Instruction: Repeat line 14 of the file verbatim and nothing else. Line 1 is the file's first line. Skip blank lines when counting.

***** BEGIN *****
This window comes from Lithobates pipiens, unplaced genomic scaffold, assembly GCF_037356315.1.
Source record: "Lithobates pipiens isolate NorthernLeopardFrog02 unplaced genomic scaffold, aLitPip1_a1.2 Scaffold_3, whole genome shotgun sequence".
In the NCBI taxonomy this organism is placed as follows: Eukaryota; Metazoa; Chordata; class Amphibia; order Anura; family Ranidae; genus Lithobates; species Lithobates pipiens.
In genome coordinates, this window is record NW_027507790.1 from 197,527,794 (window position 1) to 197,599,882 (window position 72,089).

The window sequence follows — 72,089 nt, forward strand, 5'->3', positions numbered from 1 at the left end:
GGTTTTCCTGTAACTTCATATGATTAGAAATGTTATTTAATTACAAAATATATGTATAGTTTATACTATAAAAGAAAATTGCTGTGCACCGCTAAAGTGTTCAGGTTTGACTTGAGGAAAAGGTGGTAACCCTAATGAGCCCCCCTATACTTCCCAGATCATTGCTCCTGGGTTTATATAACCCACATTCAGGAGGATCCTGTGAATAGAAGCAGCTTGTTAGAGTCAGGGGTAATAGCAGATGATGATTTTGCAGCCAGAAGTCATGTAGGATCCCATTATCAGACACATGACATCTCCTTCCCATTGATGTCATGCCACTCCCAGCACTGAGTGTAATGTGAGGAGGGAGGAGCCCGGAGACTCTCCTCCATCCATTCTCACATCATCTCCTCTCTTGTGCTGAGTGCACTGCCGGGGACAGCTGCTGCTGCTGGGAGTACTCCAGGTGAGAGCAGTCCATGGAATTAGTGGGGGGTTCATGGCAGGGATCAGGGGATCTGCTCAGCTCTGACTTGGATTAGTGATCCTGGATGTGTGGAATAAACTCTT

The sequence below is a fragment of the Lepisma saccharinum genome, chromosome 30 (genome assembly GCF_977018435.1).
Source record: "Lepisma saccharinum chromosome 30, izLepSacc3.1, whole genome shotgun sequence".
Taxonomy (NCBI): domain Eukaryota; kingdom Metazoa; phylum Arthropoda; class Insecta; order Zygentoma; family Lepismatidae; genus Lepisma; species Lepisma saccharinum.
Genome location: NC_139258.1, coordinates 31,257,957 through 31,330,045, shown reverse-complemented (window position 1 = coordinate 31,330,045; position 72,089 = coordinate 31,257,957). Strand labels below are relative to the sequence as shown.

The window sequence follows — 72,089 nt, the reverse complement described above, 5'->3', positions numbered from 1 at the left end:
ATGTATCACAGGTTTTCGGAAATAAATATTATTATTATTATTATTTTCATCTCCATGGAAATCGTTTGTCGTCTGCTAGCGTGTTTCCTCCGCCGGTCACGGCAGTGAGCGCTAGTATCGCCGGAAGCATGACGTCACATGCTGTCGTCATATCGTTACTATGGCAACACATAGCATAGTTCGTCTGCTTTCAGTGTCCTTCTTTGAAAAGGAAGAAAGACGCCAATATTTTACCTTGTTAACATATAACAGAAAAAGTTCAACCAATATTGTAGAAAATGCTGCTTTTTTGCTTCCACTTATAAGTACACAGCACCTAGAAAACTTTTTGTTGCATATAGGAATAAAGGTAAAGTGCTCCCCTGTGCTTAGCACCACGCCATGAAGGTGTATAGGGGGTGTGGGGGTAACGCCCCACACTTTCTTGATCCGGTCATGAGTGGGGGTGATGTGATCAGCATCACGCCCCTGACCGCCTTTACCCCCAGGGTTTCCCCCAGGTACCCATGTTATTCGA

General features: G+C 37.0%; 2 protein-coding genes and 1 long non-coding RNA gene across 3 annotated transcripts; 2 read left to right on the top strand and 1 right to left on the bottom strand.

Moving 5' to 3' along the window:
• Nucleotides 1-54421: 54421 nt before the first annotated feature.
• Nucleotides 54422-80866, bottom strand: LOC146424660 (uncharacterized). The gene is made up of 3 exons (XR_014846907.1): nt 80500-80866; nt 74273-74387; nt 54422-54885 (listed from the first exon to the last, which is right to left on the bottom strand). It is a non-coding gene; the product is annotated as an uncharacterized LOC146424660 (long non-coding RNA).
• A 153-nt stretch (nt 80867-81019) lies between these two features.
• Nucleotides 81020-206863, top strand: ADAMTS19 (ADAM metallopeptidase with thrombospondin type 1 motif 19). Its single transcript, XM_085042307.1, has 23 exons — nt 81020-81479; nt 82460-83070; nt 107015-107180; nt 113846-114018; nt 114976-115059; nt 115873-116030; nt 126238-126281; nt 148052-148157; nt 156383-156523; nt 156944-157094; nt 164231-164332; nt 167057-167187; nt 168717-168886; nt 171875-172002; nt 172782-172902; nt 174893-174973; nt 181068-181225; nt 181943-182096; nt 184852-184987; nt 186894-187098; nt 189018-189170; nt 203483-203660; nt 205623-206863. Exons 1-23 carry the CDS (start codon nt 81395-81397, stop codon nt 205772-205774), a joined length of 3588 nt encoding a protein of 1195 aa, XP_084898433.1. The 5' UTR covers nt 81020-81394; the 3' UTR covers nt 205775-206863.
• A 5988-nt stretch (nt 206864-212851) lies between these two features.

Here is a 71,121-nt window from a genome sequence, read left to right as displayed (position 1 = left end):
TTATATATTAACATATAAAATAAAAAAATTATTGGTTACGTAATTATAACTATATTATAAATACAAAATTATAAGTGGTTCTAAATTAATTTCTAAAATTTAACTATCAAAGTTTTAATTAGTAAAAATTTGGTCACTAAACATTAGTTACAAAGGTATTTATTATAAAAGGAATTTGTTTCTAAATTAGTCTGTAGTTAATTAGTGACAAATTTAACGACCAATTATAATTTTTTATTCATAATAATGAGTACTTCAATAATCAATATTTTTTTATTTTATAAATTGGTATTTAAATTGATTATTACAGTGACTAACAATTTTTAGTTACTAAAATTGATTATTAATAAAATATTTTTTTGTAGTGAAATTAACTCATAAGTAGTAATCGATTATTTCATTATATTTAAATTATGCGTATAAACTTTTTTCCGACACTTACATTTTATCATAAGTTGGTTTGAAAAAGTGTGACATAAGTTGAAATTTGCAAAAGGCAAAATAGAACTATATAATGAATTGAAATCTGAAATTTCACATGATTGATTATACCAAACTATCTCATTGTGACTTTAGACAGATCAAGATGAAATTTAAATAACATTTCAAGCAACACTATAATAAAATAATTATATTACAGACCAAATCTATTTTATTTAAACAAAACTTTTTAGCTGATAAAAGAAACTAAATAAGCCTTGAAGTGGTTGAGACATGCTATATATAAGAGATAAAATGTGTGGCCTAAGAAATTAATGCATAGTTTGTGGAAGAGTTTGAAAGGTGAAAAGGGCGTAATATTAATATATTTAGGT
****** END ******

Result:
Moving 5' to 3' along the window: